1985 Omega Speedmaster Professional Moon Phase, cal. 866, ref. ST 345.0809 on steel or ref. ST 145.0809 on leather strap.
The first Speedmaster with Moon-phases, a holy grail watch, only 1300 pieces made.
The first Speedmaster was introduced as a sports and racing chronograph in 1957 and is pretty much the same Speedmaster as we know it today. The CK2915 also known as the “Broad Arrow, is a holy grail watch.
The movement used was the calibre 321, introduced in 1942 as a joint project between Omega and Lemania, it was also used as a base movement by many Patek Philippe, Breguet and Vacheron Constantin chronographs.
In 1959, a second Speedmaster version was released with alpha hands and a black aluminum bezel to improve readability. The case increased from 39mm. to 40mm. and an O-ring gasket was also added into the push buttons to improve water resistance.
The reference CK 2998 is the first Speedy that went to Space with Wally Schirra during the Mercury 8 flight in October 1962.
In 1962 Omega introduced the Speedmaster’s typical straight baton hands and next year the first 42mm asymmetrical case, adding protection to the chronograph pushers and crown, which is basically the same case in production today.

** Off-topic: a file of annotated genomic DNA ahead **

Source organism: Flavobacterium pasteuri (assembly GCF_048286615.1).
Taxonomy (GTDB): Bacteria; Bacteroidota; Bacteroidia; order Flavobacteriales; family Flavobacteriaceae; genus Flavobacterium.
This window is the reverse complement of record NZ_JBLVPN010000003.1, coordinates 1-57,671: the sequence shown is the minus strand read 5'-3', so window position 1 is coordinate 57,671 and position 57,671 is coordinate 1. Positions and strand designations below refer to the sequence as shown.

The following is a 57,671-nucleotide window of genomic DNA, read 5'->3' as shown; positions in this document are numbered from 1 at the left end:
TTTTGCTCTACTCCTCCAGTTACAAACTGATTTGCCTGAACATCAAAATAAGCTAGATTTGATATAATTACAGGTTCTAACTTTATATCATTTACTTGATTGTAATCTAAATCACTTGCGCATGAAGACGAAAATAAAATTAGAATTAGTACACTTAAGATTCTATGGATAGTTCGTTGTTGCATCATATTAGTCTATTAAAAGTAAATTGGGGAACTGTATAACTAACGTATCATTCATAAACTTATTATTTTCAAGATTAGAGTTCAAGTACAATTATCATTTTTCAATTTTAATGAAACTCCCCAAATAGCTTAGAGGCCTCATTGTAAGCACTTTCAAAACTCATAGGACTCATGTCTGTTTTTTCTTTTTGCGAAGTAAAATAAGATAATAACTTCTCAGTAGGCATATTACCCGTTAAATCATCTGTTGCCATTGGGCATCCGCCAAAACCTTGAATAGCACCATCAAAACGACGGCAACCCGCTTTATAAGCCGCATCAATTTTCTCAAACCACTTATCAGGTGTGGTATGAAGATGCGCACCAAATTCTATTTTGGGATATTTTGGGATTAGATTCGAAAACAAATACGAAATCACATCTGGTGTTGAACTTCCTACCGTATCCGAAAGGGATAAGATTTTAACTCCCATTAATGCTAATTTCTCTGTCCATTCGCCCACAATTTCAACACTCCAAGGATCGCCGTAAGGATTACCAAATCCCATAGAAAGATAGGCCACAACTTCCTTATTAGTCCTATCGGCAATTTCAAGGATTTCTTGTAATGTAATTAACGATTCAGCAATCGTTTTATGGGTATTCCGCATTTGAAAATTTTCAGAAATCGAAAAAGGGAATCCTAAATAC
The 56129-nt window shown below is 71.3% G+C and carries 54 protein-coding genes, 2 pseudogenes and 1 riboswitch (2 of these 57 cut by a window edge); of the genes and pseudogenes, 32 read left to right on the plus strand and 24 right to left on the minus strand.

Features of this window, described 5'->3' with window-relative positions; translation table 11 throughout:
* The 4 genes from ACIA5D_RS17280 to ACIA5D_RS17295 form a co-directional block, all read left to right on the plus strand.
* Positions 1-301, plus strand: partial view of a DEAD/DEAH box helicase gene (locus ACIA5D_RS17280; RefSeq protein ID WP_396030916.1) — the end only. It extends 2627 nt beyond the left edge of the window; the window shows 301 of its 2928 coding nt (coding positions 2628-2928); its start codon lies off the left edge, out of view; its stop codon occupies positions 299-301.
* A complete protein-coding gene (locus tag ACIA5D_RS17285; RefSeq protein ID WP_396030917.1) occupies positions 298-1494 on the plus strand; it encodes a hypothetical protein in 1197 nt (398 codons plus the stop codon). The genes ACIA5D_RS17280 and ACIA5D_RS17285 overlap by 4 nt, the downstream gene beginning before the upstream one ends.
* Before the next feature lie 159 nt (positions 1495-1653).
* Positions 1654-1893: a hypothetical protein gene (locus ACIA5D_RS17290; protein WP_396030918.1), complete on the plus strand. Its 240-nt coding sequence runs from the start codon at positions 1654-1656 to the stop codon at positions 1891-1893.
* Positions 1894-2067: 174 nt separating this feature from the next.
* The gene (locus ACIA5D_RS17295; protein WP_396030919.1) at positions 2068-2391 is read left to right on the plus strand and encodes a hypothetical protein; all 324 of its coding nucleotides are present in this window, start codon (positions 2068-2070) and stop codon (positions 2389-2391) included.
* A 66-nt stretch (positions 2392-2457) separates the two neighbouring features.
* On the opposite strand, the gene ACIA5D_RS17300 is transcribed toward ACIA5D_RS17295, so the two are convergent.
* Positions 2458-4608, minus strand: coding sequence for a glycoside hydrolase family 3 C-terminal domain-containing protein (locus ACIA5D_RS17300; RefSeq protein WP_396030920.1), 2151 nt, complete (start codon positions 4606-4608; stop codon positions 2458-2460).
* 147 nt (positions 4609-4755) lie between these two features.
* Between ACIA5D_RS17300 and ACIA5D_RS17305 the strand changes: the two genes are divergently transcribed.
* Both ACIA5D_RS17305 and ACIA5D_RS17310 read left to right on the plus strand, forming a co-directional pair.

The Professional marking appeared below the Speedmaster logo in 1966 after being approved by NASA.
In 1968, Omega decided to replace the movement cal. 321 with a movement more accurate and cheaper to produce, the cal. 861, also produced by Lemania.
To celebrate the moon landing, the case back of the Speedmaster Professional changed in 1969. The engraved Hippocampus was removed and the phrases “The first watch worn on the Moon” and “Flight qualified by NASA for all manned space missions” were engraved. This was changed for the last time in 1971 to incorporate the Hippocampus on the back as well. This case back design is still being used today on the Speedmaster Professional.
Omega was founded in 1848 by Louis Brandt at the age of 23. The brand’s reputation grew fast and in 1895 the watches achieved a precision of 30 seconds a day.
By the turn of the 19th century Omega was one of Switzerland’s largest watch companies with 240,000 watches produced annually and employing 800 people.
Omega made its debut in sports during the Gordon Bennett international ballooning Cup in 1917; since then Omega has gone on to be the official timekeeper at 21 Olympic Games.
In 1936 Omega set the remarkable World precision record of 97.8 points at the Kew-Teddington observatory in England.
In 1957, with motorsport in mind, Omega launched the Speedmaster, which in 1965 was chosen by NASA as its official chronometer in Space. Four years later the Moonwatch was the first watch to be worn on the Moon, when on 21st July 1969 Neil Armstrong made his giant leap for mankind. Currently Omega belongs to the Swatch Group.